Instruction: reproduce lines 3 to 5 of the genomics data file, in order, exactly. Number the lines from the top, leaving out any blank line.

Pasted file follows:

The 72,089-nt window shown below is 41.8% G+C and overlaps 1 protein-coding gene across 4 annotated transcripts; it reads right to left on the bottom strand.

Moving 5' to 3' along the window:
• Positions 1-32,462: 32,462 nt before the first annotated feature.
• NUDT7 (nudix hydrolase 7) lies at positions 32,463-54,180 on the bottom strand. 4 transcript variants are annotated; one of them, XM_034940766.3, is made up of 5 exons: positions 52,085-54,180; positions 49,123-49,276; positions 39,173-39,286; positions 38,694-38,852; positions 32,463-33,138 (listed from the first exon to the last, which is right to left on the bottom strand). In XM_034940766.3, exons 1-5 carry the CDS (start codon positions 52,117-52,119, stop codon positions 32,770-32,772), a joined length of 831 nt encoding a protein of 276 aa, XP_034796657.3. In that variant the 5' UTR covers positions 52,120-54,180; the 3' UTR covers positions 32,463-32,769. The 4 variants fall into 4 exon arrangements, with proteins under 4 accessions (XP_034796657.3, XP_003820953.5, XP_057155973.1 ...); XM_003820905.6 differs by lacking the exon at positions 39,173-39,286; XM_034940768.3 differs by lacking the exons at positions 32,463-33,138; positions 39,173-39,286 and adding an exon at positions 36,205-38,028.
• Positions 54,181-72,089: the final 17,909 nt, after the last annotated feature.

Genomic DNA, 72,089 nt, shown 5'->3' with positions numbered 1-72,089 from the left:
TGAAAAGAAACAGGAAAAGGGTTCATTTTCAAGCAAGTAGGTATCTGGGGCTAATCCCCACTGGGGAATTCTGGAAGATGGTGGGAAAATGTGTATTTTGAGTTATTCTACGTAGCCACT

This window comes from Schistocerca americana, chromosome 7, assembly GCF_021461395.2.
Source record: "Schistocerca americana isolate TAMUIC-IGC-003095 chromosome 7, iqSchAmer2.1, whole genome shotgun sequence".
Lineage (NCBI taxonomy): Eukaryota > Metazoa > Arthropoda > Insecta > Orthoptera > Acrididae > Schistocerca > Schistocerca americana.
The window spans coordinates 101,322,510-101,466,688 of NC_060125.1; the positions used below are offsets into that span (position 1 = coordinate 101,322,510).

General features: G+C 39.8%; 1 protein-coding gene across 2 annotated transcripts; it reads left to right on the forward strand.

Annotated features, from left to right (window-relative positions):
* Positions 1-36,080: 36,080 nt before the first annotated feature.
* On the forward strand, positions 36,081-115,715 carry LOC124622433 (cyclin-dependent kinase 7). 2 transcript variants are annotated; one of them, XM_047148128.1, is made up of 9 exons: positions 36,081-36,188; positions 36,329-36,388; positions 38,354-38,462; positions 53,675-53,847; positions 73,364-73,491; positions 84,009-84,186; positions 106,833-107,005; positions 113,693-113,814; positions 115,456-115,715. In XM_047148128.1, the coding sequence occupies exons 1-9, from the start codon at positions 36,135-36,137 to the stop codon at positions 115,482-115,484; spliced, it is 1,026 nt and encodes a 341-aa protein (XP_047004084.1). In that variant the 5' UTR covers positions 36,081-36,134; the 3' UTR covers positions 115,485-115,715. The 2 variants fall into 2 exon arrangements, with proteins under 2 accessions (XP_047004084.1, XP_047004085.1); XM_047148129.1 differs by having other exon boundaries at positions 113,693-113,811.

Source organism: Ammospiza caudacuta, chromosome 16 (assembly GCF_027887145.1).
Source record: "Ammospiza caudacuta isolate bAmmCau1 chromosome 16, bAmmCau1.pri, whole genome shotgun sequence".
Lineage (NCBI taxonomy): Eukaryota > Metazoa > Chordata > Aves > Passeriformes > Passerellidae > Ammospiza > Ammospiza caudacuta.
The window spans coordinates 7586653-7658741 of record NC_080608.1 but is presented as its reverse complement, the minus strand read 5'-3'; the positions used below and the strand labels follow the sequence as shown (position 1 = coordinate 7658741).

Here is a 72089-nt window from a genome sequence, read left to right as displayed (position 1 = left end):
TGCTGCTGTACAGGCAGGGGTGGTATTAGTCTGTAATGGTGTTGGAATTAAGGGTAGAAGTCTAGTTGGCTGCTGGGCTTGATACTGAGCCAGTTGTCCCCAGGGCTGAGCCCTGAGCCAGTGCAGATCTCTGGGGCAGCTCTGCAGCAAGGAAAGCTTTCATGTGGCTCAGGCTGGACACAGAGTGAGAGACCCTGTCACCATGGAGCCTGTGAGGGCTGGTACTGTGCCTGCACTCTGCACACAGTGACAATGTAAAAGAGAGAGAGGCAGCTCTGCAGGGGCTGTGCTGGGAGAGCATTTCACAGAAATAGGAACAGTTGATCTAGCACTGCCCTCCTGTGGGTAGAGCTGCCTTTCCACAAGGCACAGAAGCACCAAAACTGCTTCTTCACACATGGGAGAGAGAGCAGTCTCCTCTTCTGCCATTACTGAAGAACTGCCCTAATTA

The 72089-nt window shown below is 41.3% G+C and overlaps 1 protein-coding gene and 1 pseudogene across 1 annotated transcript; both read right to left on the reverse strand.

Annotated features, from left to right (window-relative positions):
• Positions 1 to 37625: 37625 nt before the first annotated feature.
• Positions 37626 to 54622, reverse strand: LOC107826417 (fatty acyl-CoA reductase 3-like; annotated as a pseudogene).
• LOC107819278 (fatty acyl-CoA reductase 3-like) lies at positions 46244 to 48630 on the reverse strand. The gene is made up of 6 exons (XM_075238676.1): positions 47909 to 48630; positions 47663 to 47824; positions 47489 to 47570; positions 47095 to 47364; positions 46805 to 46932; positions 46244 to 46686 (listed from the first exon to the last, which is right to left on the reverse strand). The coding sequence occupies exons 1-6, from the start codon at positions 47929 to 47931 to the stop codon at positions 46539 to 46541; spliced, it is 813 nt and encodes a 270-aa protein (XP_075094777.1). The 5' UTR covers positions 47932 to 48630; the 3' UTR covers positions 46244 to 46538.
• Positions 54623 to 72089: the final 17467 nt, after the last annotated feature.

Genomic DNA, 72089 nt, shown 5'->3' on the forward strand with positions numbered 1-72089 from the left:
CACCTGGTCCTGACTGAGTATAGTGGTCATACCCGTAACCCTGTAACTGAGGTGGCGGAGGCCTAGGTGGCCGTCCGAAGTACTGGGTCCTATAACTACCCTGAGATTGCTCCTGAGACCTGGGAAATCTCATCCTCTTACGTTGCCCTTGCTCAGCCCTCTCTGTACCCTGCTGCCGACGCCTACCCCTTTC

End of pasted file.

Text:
• Positions 1-32,462: 32,462 nt before the first annotated feature.
• NUDT7 (nudix hydrolase 7) lies at positions 32,463-54,180 on the bottom strand. 4 transcript variants are annotated; one of them, XM_034940766.3, is made up of 5 exons: positions 52,085-54,180; positions 49,123-49,276; positions 39,173-39,286; positions 38,694-38,852; positions 32,463-33,138 (listed from the first exon to the last, which is right to left on the bottom strand). In XM_034940766.3, exons 1-5 carry the CDS (start codon positions 52,117-52,119, stop codon positions 32,770-32,772), a joined length of 831 nt encoding a protein of 276 aa, XP_034796657.3. In that variant the 5' UTR covers positions 52,120-54,180; the 3' UTR covers positions 32,463-32,769. The 4 variants fall into 4 exon arrangements, with proteins under 4 accessions (XP_034796657.3, XP_003820953.5, XP_057155973.1 ...); XM_003820905.6 differs by lacking the exon at positions 39,173-39,286; XM_034940768.3 differs by lacking the exons at positions 32,463-33,138; positions 39,173-39,286 and adding an exon at positions 36,205-38,028.
• Positions 54,181-72,089: the final 17,909 nt, after the last annotated feature.